Colton – Having reached an impasse over work schedule reductions with the bargaining units for the two major groups of its utility workers, the city of Colton exercised its legal authority to impose its “last, best and final offer” on municipal electrical and water employees on August 16.
Imposing a contract on municipal employees is a relatively rare occurrence. But the International Brotherhood of Electrical Workers, which represents both water and electrical division employees, was unable to come to terms with the city over worker furloughs. The union had already accepted terms accepted by other city employee groups consisting of paying the full employee share of pension contributions into the California retirement system and reducing retirement benefits for future employees. But it balked when asked to reduce the employee work week from 40 to 38 hours, a proposal insisted upon by city manager Rod Foster, who since last November had overcome entrenched opposition among the city’s various employee unions in imposing economies that have entailed layoffs, pension and benefit reductions and in some cases salary cuts. These austerity measures have been coupled with manpower reductions by attrition – simply not hiring replacements for employees who retire or leave – to trim $5.3 million from last year’s budget, an amount equal to the revenue shortfall in 2010-11. There is a continuing need for Foster to be parsimonious, as the utility tax the city had come to depend on in years past sunsetted on July 1.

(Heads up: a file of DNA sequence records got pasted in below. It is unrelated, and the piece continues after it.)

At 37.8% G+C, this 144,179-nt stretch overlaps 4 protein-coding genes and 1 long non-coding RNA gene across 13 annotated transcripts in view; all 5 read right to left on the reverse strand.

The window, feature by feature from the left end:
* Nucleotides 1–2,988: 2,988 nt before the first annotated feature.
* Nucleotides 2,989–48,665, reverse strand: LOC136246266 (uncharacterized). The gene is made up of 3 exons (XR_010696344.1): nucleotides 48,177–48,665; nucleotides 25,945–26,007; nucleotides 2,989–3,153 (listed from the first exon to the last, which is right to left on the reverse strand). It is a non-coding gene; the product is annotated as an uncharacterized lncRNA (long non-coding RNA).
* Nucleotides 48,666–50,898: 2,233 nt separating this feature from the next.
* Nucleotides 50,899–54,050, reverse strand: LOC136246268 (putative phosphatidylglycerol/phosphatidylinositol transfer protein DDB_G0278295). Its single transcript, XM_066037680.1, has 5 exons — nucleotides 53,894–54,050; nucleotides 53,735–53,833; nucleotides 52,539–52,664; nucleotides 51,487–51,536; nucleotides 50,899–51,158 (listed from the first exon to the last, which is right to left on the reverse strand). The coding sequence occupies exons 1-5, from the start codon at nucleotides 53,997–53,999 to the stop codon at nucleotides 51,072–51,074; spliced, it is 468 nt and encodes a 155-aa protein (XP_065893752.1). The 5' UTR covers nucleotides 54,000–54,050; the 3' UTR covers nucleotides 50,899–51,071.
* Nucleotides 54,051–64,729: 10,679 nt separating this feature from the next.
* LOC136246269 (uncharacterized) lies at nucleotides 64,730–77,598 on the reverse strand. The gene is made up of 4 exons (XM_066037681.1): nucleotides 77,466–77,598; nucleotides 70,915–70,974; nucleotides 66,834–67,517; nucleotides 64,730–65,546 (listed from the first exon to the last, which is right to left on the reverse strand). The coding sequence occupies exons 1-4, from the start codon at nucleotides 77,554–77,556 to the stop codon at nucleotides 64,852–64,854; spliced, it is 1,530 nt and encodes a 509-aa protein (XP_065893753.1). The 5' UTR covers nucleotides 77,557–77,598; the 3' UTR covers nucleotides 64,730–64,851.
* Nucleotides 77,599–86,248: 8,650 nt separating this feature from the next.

Colton is unique among San Bernardino County’s 24 cities in that it owns its own electrical utility. There has been considerable attrition among the ranks of electrical utility workers and it cannot sustain any further losses of workers, which Foster indicated could result in electrical outages. For that reason, he had to take a tough line in driving down personnel costs in the utility division, which will allow him to hire a few more workers.
The council voted 6-0 to authorize Foster to impose the contract. Councilman Frank Gonzales, who has relatives working for the city, abstained from the vote.